Sunday, January 13, 2008


I'm fascinated by the culture of the American West. It is such a part of the American psyche, and conjures up images of rugged independence and strength. It's no coincidence that Marlboro's ad campaign of cowboys doing their thing was so successful. Naturally, I'm drawn to the idea of cowgirls. On a slightly different scale, of course.

An early version of this image on the left was my first try at a cowgirl collage. The source image contained both her and the cowboys, and I just blew her up, tried to set her hand up in a realistic fashion and left it at that. I didn't end up liking the image much however, as the model was wearing a frumpy skirt and looked like she should be carrying out apple pie and lemonade to the boys when, at her size, she would be far more suited to wranglin' cattle and breakin' in broncos. So, recently, I went back, looked at it again, and decided to get rid of the frumpy skirt. I may have sexed-up the image a bit too much though with those ridiculous shorts, but the image now has a completely different feel. Here, she's more like the rancher's daughter, back for the summer from college, posing for a photo with the ranch hands. A few of the ranch hands have crushes on her, of course, and she's probably having a summer fling with one of them. That lucky dog.

This image was also the one which gave me the inkling "Wouldn't it be cool if I made not just collages of mini-giantesses and mini-men, but if I tried to create a world where all men were around half the size of women?" I've been trying to do that since, with varying degrees of success. Although a lot of my early work did not really feature this theme, I've been going back and rejiggering them to fit in more with that idea in mind.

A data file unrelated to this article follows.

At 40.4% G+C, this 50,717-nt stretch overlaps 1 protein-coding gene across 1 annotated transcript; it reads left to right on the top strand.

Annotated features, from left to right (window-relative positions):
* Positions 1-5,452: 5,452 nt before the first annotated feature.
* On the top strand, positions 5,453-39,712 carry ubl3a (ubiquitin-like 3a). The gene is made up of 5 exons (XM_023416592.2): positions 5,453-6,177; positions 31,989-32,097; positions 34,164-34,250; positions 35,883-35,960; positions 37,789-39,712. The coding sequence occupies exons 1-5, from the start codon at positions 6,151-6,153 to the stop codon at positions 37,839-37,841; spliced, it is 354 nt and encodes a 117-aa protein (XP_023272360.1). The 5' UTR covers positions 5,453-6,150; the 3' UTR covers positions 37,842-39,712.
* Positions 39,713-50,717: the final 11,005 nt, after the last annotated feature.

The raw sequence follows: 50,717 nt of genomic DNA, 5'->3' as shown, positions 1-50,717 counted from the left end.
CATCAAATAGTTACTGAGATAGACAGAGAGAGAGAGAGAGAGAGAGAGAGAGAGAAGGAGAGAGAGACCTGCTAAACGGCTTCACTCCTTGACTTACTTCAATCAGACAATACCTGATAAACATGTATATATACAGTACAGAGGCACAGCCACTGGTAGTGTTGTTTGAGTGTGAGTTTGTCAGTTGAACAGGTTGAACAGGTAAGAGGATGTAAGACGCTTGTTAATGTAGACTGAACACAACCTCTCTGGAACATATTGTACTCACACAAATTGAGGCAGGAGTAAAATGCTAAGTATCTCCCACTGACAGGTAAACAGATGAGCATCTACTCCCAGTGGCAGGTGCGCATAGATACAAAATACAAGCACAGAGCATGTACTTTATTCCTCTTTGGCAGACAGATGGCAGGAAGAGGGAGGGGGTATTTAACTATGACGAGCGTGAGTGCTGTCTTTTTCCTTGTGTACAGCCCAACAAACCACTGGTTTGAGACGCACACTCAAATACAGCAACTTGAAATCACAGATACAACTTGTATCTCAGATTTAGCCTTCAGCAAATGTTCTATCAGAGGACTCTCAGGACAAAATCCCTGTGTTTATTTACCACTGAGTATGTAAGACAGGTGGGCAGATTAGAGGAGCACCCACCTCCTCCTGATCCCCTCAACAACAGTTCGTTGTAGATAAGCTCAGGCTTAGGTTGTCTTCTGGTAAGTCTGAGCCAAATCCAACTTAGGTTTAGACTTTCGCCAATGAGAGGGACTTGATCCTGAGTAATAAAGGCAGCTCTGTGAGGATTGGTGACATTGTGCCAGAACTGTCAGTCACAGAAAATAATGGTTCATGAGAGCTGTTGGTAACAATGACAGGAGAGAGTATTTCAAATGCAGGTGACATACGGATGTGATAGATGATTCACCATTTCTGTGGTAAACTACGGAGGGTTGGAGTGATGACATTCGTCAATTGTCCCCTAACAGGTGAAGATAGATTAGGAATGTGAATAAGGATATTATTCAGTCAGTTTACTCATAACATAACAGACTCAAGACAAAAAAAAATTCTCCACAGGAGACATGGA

This image on the right was the third cowgirl image I made (the second one I ended up throwing out because it was, well, boring). Again, both figures were in the source image – I looked for these images as sources early on because they were easier to work with – and I just shrunk the boy down. And again, the problem was with her clothing. She was wearing a dress! And heels! Fashion photography just can't get cowgirls right. So, to fix it, I got rid of that dress by superimposing another more appropriate body on her. Her new pose is also a lot more aggressive than before, so that she's the one more likely to have initiated the flirting and he's leaning against the post somewhat flattered by her attention.

I also added a truck, because the background was just too blank, and well, because a cowgirl like her probably has a really nice truck.


  1. Is the second cowgirl image the Aurelie Cordel one? If so, score! I have the second cowgirl image, everyone! Currently available in the shrunken-man black market for a scandalous amount of republic credits. :) Seriously, if that's the one, I saved it so I don't think it's boring.

    I'm fascinated by the culture of the original Americans, and for some reason they've always called out to me more deeply than cowboys. For that reason I'm drawn to the idea of very tall Native Americans ladies. Unfortunately it's been dang near impossible to find suitable collaging material. That being said, I've also accumulated stuff for little cowboys and colossal cowgirls, so I dig this perspective as well.